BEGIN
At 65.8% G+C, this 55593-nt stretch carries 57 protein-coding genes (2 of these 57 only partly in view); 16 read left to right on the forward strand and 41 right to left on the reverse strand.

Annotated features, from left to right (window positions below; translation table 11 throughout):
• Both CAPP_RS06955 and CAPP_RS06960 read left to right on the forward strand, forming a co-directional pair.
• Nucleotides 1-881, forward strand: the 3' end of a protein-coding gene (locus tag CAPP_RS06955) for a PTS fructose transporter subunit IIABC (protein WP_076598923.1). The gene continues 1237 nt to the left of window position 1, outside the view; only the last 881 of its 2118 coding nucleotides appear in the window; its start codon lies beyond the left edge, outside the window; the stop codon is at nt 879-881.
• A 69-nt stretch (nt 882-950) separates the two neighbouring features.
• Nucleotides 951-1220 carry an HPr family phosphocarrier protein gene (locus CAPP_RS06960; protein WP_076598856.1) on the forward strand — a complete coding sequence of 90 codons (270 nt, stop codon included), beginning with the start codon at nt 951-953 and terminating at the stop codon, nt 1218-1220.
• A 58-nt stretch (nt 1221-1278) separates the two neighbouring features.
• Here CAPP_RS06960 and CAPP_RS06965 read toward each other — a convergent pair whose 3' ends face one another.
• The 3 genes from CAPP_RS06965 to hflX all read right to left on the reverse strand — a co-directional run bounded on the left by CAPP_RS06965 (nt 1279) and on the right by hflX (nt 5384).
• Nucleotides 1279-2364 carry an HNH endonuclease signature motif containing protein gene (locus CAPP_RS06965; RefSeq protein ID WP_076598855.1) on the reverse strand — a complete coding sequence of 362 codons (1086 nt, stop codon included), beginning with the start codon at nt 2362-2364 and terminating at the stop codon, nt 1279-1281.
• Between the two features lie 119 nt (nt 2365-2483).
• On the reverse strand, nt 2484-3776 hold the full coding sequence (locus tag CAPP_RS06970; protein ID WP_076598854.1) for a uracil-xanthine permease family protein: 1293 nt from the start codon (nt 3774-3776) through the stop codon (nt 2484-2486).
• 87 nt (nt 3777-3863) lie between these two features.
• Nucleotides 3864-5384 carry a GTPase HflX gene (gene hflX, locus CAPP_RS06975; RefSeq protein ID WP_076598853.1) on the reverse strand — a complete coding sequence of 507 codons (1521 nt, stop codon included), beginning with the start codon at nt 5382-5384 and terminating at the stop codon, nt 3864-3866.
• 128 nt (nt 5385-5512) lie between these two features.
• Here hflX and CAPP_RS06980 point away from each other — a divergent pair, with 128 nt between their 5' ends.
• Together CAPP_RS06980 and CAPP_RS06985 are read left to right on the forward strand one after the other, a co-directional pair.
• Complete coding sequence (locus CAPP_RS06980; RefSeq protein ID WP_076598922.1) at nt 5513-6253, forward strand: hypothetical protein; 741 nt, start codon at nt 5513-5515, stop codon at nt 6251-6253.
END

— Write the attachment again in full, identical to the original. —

At 65.8% G+C, this 55593-nt stretch carries 57 protein-coding genes (2 of these 57 only partly in view); 16 read left to right on the forward strand and 41 right to left on the reverse strand.

Annotated features, from left to right (window positions below; translation table 11 throughout):
• Both CAPP_RS06955 and CAPP_RS06960 read left to right on the forward strand, forming a co-directional pair.
• Nucleotides 1-881, forward strand: the 3' end of a protein-coding gene (locus tag CAPP_RS06955) for a PTS fructose transporter subunit IIABC (protein WP_076598923.1). The gene continues 1237 nt to the left of window position 1, outside the view; only the last 881 of its 2118 coding nucleotides appear in the window; its start codon lies beyond the left edge, outside the window; the stop codon is at nt 879-881.
• A 69-nt stretch (nt 882-950) separates the two neighbouring features.
• Nucleotides 951-1220 carry an HPr family phosphocarrier protein gene (locus CAPP_RS06960; protein WP_076598856.1) on the forward strand — a complete coding sequence of 90 codons (270 nt, stop codon included), beginning with the start codon at nt 951-953 and terminating at the stop codon, nt 1218-1220.
• A 58-nt stretch (nt 1221-1278) separates the two neighbouring features.
• Here CAPP_RS06960 and CAPP_RS06965 read toward each other — a convergent pair whose 3' ends face one another.
• The 3 genes from CAPP_RS06965 to hflX all read right to left on the reverse strand — a co-directional run bounded on the left by CAPP_RS06965 (nt 1279) and on the right by hflX (nt 5384).
• Nucleotides 1279-2364 carry an HNH endonuclease signature motif containing protein gene (locus CAPP_RS06965; RefSeq protein ID WP_076598855.1) on the reverse strand — a complete coding sequence of 362 codons (1086 nt, stop codon included), beginning with the start codon at nt 2362-2364 and terminating at the stop codon, nt 1279-1281.
• Between the two features lie 119 nt (nt 2365-2483).
• On the reverse strand, nt 2484-3776 hold the full coding sequence (locus tag CAPP_RS06970; protein ID WP_076598854.1) for a uracil-xanthine permease family protein: 1293 nt from the start codon (nt 3774-3776) through the stop codon (nt 2484-2486).
• 87 nt (nt 3777-3863) lie between these two features.
• Nucleotides 3864-5384 carry a GTPase HflX gene (gene hflX, locus CAPP_RS06975; RefSeq protein ID WP_076598853.1) on the reverse strand — a complete coding sequence of 507 codons (1521 nt, stop codon included), beginning with the start codon at nt 5382-5384 and terminating at the stop codon, nt 3864-3866.
• 128 nt (nt 5385-5512) lie between these two features.
• Here hflX and CAPP_RS06980 point away from each other — a divergent pair, with 128 nt between their 5' ends.
• Together CAPP_RS06980 and CAPP_RS06985 are read left to right on the forward strand one after the other, a co-directional pair.
• Complete coding sequence (locus CAPP_RS06980; RefSeq protein ID WP_076598922.1) at nt 5513-6253, forward strand: hypothetical protein; 741 nt, start codon at nt 5513-5515, stop codon at nt 6251-6253.